Business people gave the government a minus 4 grade for its operation in 2020

Business Alliance of Slovakia: the government has failed to manage the pandemic and thus does not have room for deep and systemic reforms.

Economy Minister Richard Sulík Economy Minister Richard Sulík (Source: TASR)

This year entrepreneurs gave the Igor Matovič government an unflattering evaluation when they gave it a minus 4, i.e. a mark close to “fail” in Slovakia.

The business environment is significantly adversely affected by the coronavirus pandemic, with some entrepreneurs having survival problems and some living with concerns, noted Peter Serina, executive director of the Business Alliance of Slovakia (PAS).

Related articleEntrepreneurs are less dissatisfied despite the worsened environment Read more 

“It is impossible to deny the government an effort, but when a person is an adult, effort is not enough; there must be results,” said Serina as cited by the SITA newswire, adding that the government is failing to manage the situation around the pandemic. “Therefore, in principle, there is no room for deep and systematic reforms.”

Serina appreciates that the government, or at least Economy Minister Richard Sulík, realises the need to improve the business environment. Nevertheless, so far this is happening especially by reduction of bureaucracy. He considers this a good start, but at the same time, little is done to improve the business environment fundamentally. In evaluating the measures taken so far, he particularly highlighted the adopted Lex Corona legislation.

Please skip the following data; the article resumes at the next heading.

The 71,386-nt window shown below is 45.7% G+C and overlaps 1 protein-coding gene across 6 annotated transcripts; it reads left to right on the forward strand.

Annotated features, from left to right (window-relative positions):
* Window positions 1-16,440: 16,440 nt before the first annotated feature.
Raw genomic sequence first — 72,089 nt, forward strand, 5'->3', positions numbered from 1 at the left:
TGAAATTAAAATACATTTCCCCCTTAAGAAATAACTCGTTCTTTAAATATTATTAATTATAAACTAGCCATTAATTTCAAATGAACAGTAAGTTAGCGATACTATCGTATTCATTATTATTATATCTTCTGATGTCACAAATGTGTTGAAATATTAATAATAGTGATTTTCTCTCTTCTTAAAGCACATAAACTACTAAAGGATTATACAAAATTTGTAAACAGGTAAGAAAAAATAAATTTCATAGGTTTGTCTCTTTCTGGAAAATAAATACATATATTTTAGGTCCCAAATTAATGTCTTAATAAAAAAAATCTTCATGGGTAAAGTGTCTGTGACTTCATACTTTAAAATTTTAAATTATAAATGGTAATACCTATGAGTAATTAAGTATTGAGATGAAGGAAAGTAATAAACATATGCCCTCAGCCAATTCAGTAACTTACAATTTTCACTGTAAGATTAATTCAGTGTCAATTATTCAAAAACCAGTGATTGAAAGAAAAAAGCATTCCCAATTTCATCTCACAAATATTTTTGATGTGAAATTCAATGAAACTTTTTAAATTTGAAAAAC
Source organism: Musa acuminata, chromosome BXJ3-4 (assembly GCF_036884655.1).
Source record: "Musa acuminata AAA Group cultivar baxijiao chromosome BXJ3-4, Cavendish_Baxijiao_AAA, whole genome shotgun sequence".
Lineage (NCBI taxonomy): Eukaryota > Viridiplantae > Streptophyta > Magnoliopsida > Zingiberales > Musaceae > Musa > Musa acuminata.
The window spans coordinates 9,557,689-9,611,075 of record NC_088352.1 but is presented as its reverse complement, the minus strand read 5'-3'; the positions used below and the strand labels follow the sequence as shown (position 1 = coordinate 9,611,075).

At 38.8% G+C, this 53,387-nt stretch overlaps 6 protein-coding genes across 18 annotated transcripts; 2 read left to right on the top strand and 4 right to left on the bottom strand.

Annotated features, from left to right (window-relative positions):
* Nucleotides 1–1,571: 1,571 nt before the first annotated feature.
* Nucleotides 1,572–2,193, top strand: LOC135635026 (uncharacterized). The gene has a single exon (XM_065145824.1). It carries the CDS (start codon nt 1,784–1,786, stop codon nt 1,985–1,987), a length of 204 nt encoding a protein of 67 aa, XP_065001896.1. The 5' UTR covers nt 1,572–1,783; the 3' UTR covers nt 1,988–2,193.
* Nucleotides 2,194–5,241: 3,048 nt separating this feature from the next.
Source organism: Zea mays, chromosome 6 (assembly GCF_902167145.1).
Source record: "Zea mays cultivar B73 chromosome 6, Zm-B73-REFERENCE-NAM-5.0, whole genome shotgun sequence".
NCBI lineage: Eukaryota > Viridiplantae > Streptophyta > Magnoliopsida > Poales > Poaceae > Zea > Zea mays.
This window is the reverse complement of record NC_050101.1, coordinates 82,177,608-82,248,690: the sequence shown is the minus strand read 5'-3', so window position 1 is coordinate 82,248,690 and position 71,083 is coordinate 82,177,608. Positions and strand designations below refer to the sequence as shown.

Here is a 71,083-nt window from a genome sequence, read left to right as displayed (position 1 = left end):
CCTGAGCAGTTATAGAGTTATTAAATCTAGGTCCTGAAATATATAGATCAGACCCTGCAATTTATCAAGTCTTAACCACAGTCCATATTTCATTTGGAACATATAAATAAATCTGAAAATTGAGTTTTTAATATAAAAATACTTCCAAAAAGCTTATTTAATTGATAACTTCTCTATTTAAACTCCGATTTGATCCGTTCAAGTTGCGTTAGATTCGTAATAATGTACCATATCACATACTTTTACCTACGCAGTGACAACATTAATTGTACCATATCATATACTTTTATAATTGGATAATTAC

“For the worst measure as a whole I consider coronavirus crisis management in relation to entrepreneurs,” he said. “But also proposals related to ​​public procurement seem to be a decent disaster.”

At the same time, entrepreneurs are still the most bothered by income and payroll taxes, inequality before the law, or the unenforceability of the law. Likewise, they have been waiting for reforms of labour, commercial and civil law for years. He mentioned the business register, which regularly collapses, especially in Bratislava.

“But all these continuous barriers are exceeded by the coronavirus crisis and for many business sectors the devastatingly slow, bureaucratic and low aid of state,” said Serina.

In 2021, entrepreneurs would welcome, based on expert data, clear, predictable and systemic crisis management of the economy, as well as society as a whole.

Get daily Slovak news directly to your inbox

Theme: Economics

Read more articles by the topic

Top stories

Economic restart after COVID-19 should be green

Slovakia’s plan for using money from the EU’s Recovery Fund, innovation potential and examples of green solutions and the challenge of renovating buildings are among the highlights of the latest Business Focus.

The Velux plant in Partizánske utilises 97 percent of waste from production.

Cabinet agrees on COVID screening

More details will be presented tomorrow.


More tips for outings in Bratislava during the lockdown

Walks along the Danube bank offer a feeling of being far from the city rush.

This place, part of Ovsištské Lúky (Ovsište Meadows) in Petržalka, is still Bratislava.

Roundup: Fairytale app that makes children read

An award-winning design by a Slovak architect and a trip to Zádielska dolina valley. Here’s your latest roundup.

A man wearing a face covering sits in an armchair on the snow-covered Main Street in Košice on January 13, 2021.